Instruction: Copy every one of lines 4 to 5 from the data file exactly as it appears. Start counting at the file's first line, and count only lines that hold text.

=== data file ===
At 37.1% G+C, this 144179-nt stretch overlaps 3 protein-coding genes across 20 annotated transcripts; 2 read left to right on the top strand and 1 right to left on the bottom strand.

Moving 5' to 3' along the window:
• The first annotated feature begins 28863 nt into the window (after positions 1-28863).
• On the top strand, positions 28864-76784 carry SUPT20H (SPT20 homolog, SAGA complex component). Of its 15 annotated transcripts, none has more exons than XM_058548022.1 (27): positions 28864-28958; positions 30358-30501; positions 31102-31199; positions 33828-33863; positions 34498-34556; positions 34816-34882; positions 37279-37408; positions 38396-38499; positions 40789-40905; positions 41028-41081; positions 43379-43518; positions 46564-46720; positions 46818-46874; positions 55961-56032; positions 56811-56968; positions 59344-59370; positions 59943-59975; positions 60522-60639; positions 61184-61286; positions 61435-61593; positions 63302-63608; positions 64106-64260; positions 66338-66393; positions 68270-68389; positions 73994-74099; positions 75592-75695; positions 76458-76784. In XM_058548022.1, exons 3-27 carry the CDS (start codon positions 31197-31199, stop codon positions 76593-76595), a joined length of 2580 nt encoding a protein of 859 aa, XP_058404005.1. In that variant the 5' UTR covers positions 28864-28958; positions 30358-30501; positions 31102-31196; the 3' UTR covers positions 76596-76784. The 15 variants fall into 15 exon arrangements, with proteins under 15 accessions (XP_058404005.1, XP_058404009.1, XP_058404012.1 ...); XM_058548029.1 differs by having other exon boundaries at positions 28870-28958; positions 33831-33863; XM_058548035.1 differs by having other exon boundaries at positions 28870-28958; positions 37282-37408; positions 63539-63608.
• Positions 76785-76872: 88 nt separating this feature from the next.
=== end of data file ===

• On the top strand, positions 28864-76784 carry SUPT20H (SPT20 homolog, SAGA complex component). Of its 15 annotated transcripts, none has more exons than XM_058548022.1 (27): positions 28864-28958; positions 30358-30501; positions 31102-31199; positions 33828-33863; positions 34498-34556; positions 34816-34882; positions 37279-37408; positions 38396-38499; positions 40789-40905; positions 41028-41081; positions 43379-43518; positions 46564-46720; positions 46818-46874; positions 55961-56032; positions 56811-56968; positions 59344-59370; positions 59943-59975; positions 60522-60639; positions 61184-61286; positions 61435-61593; positions 63302-63608; positions 64106-64260; positions 66338-66393; positions 68270-68389; positions 73994-74099; positions 75592-75695; positions 76458-76784. In XM_058548022.1, exons 3-27 carry the CDS (start codon positions 31197-31199, stop codon positions 76593-76595), a joined length of 2580 nt encoding a protein of 859 aa, XP_058404005.1. In that variant the 5' UTR covers positions 28864-28958; positions 30358-30501; positions 31102-31196; the 3' UTR covers positions 76596-76784. The 15 variants fall into 15 exon arrangements, with proteins under 15 accessions (XP_058404005.1, XP_058404009.1, XP_058404012.1 ...); XM_058548029.1 differs by having other exon boundaries at positions 28870-28958; positions 33831-33863; XM_058548035.1 differs by having other exon boundaries at positions 28870-28958; positions 37282-37408; positions 63539-63608.
• Positions 76785-76872: 88 nt separating this feature from the next.